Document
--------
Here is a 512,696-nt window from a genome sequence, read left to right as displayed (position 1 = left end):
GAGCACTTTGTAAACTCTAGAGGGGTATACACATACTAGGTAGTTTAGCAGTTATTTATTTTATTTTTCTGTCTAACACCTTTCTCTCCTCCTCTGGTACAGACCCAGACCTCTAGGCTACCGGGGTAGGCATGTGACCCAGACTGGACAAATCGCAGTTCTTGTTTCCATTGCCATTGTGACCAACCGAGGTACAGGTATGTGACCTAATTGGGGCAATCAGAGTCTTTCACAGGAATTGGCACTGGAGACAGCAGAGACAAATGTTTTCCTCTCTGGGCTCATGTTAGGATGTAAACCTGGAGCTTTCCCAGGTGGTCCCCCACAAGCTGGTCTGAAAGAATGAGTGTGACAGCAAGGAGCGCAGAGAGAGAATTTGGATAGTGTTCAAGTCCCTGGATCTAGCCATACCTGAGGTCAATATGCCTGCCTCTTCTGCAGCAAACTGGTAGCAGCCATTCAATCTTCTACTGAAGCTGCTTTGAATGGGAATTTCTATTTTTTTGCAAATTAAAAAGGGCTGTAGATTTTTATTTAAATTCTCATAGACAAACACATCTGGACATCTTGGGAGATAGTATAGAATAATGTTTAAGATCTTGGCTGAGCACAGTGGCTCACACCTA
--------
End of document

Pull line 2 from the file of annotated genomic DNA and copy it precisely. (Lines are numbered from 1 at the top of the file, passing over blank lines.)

GAGCACTTTGTAAACTCTAGAGGGGTATACACATACTAGGTAGTTTAGCAGTTATTTATTTTATTTTTCTGTCTAACACCTTTCTCTCCTCCTCTGGTACAGACCCAGACCTCTAGGCTACCGGGGTAGGCATGTGACCCAGACTGGACAAATCGCAGTTCTTGTTTCCATTGCCATTGTGACCAACCGAGGTACAGGTATGTGACCTAATTGGGGCAATCAGAGTCTTTCACAGGAATTGGCACTGGAGACAGCAGAGACAAATGTTTTCCTCTCTGGGCTCATGTTAGGATGTAAACCTGGAGCTTTCCCAGGTGGTCCCCCACAAGCTGGTCTGAAAGAATGAGTGTGACAGCAAGGAGCGCAGAGAGAGAATTTGGATAGTGTTCAAGTCCCTGGATCTAGCCATACCTGAGGTCAATATGCCTGCCTCTTCTGCAGCAAACTGGTAGCAGCCATTCAATCTTCTACTGAAGCTGCTTTGAATGGGAATTTCTATTTTTTTGCAAATTAAAAAGGGCTGTAGATTTTTATTTAAATTCTCATAGACAAACACATCTGGACATCTTGGGAGATAGTATAGAATAATGTTTAAGATCTTGGCTGAGCACAGTGGCTCACACCTA